Yet we find out in the book that the Earl of Surrey was only a part time poet. He was also a military leader and political insider as well as, by the standards of the day, being a devoted father and husband and keen house designer. He was intimately involved in events that epitomise the Tudor period. Anne Boleyn, Henry VIII's second wife and the mother of Elizabeth 1, was his first cousin, as was Catherine Howard, Henry's fifth wife. It would be naive to think that the king happened upon these women by accident. It was the Earl of Surrey's father, the Duke of Norfolk, who stage managed the marriages and both men were at risk when the marriages failed. And being at risk in the Tudor court didn't mean a couple of days in disgrace. It could mean losing everything; family, fortune and frequently, life itself.
It took a very special kind of person to ride out the constant changes in loyalty in the court - and for many years, the Earl of Surrey was very successful at it. However, as the book shows, he was always at risk through his own impetuousness and what appears to be a curious mix of poor self esteem and superiority complex.
The author of Henry VIII's Last Victim is Jessie Childs and although this is her first book, it won the Elizabeth Longford Prize for Historical Biography in 2007. One of the things that makes this book so wonderful is the sense that it is based on good solid research, using original documents. Like a detective, Jessie Childs has pieced together the Earl of Surrey's personal story from a wide variety of sources. A mention of him being present at a meeting tells us what he knew of the political intrigues; a letter written by him shows genuine care for the men in his charge; a poem written by one of his children tells us how they missed him during his long absences.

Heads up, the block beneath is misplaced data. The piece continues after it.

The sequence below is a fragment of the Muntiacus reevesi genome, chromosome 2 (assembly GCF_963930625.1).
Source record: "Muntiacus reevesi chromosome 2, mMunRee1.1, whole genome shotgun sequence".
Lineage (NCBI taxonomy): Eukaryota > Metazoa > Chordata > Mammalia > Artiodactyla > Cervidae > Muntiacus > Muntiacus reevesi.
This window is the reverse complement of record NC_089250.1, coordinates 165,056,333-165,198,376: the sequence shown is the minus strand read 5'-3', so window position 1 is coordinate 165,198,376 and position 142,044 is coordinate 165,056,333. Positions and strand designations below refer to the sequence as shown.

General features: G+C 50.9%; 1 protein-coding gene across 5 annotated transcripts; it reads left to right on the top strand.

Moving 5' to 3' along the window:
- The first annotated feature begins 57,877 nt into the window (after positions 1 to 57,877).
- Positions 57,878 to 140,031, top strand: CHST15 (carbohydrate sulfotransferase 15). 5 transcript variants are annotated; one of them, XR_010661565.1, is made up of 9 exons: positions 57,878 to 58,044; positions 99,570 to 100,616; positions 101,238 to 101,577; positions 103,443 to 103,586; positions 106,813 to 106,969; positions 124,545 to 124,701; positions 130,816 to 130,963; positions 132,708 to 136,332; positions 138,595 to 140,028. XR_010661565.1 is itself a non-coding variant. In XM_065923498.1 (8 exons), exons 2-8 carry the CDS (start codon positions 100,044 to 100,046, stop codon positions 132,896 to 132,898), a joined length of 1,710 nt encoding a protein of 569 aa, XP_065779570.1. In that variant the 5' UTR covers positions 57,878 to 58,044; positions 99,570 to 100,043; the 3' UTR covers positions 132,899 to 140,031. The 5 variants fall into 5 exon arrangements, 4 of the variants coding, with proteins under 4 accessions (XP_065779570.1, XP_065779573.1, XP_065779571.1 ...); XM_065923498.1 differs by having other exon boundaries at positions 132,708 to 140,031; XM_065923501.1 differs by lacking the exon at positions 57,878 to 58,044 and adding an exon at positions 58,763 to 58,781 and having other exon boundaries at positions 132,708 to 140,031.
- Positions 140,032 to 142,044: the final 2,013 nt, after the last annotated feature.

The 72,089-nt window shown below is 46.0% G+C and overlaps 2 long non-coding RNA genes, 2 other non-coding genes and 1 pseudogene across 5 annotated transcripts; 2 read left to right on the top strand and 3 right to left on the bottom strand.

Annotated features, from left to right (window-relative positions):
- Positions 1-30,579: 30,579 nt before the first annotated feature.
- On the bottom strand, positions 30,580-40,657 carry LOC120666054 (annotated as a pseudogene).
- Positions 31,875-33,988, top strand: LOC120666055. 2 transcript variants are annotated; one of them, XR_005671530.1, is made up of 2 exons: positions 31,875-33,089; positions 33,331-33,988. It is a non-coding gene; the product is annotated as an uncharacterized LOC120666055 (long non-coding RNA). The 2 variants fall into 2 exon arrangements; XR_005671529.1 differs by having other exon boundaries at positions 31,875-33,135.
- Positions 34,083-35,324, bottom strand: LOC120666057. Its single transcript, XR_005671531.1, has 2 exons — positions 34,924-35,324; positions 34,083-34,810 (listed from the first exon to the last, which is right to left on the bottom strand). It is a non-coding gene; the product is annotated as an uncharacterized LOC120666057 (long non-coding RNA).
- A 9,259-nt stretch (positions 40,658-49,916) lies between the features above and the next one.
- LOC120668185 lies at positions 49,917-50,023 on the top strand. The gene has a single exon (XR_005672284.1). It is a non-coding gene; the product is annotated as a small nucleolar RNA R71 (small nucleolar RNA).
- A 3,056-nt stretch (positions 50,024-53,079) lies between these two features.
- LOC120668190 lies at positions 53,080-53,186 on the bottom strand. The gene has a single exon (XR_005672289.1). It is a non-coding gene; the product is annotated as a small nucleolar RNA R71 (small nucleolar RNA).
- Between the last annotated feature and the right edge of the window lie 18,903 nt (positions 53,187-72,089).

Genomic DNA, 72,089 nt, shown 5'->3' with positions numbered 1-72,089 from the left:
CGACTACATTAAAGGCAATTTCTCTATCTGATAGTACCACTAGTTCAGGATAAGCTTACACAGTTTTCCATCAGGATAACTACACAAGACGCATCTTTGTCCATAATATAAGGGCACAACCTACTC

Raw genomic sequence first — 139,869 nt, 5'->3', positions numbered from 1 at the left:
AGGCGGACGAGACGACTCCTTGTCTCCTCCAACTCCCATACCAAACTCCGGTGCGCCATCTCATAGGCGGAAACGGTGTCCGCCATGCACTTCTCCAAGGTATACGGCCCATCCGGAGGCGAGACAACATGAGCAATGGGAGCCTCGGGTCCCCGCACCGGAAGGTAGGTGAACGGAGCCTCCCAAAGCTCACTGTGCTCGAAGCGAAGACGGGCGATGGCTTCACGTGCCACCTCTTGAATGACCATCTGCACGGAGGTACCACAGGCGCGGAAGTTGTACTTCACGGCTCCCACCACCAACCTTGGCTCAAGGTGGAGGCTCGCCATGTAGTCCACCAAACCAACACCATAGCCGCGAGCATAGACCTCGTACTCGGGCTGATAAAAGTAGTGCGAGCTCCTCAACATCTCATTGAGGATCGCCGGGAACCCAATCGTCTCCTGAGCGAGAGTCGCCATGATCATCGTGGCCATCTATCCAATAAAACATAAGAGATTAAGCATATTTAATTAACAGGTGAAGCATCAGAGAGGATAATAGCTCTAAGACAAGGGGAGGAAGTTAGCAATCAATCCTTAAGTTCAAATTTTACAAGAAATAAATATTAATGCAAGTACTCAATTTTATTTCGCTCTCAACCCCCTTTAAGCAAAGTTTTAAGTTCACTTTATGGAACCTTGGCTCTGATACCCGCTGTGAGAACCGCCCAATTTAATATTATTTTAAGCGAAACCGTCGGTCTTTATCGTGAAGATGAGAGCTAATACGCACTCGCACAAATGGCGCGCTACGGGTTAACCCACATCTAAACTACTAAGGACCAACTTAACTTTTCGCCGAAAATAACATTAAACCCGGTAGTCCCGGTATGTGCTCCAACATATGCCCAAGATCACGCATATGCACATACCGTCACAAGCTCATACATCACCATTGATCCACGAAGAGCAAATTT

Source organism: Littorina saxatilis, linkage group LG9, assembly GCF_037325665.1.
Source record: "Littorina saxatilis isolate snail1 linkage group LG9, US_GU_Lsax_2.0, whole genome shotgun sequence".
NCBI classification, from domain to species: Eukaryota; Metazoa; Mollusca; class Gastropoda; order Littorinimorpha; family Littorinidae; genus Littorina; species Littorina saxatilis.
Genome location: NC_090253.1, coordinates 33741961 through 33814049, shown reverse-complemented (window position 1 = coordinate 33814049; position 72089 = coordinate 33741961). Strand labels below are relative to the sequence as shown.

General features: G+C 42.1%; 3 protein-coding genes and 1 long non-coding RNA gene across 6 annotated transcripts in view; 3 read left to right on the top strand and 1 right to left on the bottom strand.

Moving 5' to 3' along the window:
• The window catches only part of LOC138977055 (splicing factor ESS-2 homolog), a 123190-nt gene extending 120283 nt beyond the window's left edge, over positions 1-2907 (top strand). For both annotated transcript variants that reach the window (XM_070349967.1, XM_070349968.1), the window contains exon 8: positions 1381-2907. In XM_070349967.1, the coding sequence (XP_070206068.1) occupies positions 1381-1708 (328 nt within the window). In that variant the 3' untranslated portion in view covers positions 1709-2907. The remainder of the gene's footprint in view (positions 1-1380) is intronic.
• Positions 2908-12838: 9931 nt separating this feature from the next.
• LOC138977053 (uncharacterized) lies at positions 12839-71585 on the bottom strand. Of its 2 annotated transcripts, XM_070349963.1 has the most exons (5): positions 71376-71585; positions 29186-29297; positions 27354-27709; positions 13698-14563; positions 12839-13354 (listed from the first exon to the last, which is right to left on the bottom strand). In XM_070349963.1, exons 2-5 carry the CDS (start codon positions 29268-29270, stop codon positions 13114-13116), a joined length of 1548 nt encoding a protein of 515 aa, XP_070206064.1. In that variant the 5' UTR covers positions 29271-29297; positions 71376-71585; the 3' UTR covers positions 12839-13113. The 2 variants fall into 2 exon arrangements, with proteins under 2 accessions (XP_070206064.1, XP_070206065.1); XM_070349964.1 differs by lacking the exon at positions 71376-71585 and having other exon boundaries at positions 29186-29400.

But despite the hundreds year old sources she uses, and despite the fact it is clearly fact, not fiction, the book is rarely dry. Jessie Childs has an easy and accessible way of writing that keeps the bare facts fresh and engaging. She comments, gives her own opinions and, sometimes, makes assumptions about what might have happened but as readers, we always feel sure that these assumptions are not mere flights of fancy.
The book includes a number of colour plates. The Earl of Surrey was the most painted noble of his generation and the freshness of his portraits is another factor in bringing him to life.
The book is cleverly designed to be both chronological and topic based. So although it follows Surrey's life from birth to death, Jessie Childs picks up on particular aspects of the Tudor period as each phase is covered. So, at the beginning of Surrey's life, she gives us information about how some of the greatest families in the land came to power. As Surrey goes through puberty, we learn about the Duke of Richmond, Henry VIII's illegitimate son. About half way through the book a chapter concentrates on Surrey's poetry, showing how much of it was autobiographical.